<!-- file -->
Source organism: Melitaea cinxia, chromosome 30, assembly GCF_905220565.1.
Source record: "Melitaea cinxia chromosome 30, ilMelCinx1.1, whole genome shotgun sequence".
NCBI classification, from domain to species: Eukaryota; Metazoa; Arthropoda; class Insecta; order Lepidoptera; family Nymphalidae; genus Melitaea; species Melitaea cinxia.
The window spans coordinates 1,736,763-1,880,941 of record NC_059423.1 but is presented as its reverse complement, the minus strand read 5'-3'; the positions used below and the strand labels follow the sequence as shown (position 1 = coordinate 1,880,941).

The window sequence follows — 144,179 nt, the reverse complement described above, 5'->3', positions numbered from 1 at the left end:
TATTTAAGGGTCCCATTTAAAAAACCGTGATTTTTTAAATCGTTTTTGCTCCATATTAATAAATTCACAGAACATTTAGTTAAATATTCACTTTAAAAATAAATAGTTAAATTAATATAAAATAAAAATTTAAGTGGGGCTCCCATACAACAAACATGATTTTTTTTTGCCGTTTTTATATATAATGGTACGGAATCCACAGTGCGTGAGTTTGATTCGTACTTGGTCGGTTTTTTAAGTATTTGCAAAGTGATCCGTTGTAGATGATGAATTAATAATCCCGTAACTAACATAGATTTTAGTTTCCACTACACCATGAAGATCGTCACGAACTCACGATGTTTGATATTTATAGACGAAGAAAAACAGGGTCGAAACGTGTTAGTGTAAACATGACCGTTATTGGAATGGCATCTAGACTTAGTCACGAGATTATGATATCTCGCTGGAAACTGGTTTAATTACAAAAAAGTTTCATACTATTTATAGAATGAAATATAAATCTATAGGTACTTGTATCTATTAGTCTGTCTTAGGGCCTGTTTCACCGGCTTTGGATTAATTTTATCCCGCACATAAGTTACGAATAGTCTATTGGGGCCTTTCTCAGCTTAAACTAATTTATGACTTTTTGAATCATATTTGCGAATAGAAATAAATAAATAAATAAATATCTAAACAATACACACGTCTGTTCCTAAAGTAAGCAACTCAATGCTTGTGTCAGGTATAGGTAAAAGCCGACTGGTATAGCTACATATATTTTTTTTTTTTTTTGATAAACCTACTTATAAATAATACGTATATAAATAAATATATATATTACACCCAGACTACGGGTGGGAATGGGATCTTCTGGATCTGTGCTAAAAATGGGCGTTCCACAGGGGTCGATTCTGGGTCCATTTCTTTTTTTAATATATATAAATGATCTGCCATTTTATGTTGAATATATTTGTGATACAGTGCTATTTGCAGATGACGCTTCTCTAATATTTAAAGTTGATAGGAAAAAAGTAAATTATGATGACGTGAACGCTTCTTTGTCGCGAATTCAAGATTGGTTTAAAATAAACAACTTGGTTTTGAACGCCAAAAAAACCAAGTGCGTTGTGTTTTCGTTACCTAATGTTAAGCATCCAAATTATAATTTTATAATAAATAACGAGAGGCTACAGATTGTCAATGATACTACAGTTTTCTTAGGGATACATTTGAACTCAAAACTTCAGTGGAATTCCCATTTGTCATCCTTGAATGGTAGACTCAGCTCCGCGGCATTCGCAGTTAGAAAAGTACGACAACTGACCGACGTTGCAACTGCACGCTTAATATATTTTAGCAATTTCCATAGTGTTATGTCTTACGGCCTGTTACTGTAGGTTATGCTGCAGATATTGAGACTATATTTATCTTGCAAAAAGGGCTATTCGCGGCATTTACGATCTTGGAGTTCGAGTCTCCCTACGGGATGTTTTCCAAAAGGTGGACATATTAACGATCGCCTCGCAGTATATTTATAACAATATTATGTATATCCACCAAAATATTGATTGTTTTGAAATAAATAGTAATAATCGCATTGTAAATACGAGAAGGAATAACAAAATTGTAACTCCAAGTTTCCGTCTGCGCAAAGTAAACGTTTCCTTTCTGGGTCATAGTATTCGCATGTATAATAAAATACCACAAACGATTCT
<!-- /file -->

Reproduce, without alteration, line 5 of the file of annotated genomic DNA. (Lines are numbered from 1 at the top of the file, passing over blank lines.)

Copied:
The window sequence follows — 144,179 nt, the reverse complement described above, 5'->3', positions numbered from 1 at the left end: